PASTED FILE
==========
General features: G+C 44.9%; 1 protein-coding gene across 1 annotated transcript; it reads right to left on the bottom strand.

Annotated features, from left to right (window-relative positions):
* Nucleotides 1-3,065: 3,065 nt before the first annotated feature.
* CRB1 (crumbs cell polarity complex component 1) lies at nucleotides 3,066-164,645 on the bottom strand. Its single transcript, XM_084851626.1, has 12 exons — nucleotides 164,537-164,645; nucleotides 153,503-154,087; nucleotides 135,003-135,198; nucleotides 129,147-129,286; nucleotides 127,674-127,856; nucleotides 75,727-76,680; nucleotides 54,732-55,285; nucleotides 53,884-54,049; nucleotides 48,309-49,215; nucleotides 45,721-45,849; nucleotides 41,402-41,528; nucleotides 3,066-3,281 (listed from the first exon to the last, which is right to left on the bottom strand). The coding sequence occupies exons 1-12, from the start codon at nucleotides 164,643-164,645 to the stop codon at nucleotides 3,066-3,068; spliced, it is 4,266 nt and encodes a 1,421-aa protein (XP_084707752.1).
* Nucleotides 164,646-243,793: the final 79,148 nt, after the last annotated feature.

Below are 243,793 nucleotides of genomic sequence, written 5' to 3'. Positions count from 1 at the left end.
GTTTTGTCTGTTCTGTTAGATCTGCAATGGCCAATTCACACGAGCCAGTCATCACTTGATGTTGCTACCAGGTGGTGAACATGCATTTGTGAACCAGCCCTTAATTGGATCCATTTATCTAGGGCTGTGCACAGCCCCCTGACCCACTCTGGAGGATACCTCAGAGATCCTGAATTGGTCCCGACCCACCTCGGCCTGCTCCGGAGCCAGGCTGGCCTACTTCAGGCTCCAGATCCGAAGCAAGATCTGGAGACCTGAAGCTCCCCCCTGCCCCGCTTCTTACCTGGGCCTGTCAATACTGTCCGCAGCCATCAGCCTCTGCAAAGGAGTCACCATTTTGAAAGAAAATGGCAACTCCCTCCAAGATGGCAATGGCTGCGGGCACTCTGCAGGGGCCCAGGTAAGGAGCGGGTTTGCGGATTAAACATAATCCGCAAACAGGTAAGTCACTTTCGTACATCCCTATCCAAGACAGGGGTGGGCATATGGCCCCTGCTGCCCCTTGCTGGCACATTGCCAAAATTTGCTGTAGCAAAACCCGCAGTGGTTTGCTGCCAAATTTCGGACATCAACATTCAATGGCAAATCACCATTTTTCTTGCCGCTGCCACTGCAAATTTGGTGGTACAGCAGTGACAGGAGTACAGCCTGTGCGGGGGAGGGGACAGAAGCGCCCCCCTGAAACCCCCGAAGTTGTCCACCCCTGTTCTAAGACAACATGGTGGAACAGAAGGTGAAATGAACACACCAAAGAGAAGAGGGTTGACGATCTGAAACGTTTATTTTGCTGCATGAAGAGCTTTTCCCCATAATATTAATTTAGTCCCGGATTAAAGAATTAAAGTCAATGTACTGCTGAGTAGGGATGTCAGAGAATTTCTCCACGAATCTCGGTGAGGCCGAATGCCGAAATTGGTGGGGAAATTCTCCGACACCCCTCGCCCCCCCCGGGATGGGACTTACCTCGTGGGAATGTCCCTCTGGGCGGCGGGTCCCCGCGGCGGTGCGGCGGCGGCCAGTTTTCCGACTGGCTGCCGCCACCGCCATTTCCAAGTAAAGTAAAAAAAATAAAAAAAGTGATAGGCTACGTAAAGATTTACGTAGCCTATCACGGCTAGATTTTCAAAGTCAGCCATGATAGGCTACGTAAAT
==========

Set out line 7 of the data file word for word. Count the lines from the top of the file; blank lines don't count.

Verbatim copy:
GTTTTGTCTGTTCTGTTAGATCTGCAATGGCCAATTCACACGAGCCAGTCATCACTTGATGTTGCTACCAGGTGGTGAACATGCATTTGTGAACCAGCCCTTAATTGGATCCATTTATCTAGGGCTGTGCACAGCCCCCTGACCCACTCTGGAGGATACCTCAGAGATCCTGAATTGGTCCCGACCCACCTCGGCCTGCTCCGGAGCCAGGCTGGCCTACTTCAGGCTCCAGATCCGAAGCAAGATCTGGAGACCTGAAGCTCCCCCCTGCCCCGCTTCTTACCTGGGCCTGTCAATACTGTCCGCAGCCATCAGCCTCTGCAAAGGAGTCACCATTTTGAAAGAAAATGGCAACTCCCTCCAAGATGGCAATGGCTGCGGGCACTCTGCAGGGGCCCAGGTAAGGAGCGGGTTTGCGGATTAAACATAATCCGCAAACAGGTAAGTCACTTTCGTACATCCCTATCCAAGACAGGGGTGGGCATATGGCCCCTGCTGCCCCTTGCTGGCACATTGCCAAAATTTGCTGTAGCAAAACCCGCAGTGGTTTGCTGCCAAATTTCGGACATCAACATTCAATGGCAAATCACCATTTTTCTTGCCGCTGCCACTGCAAATTTGGTGGTACAGCAGTGACAGGAGTACAGCCTGTGCGGGGGAGGGGACAGAAGCGCCCCCCTGAAACCCCCGAAGTTGTCCACCCCTGTTCTAAGACAACATGGTGGAACAGAAGGTGAAATGAACACACCAAAGAGAAGAGGGTTGACGATCTGAAACGTTTATTTTGCTGCATGAAGAGCTTTTCCCCATAATATTAATTTAGTCCCGGATTAAAGAATTAAAGTCAATGTACTGCTGAGTAGGGATGTCAGAGAATTTCTCCACGAATCTCGGTGAGGCCGAATGCCGAAATTGGTGGGGAAATTCTCCGACACCCCTCGCCCCCCCCGGGATGGGACTTACCTCGTGGGAATGTCCCTCTGGGCGGCGGGTCCCCGCGGCGGTGCGGCGGCGGCCAGTTTTCCGACTGGCTGCCGCCACCGCCATTTCCAAGTAAAGTAAAAAAAATAAAAAAAGTGATAGGCTACGTAAAGATTTACGTAGCCTATCACGGCTAGATTTTCAAAGTCAGCCATGATAGGCTACGTAAAT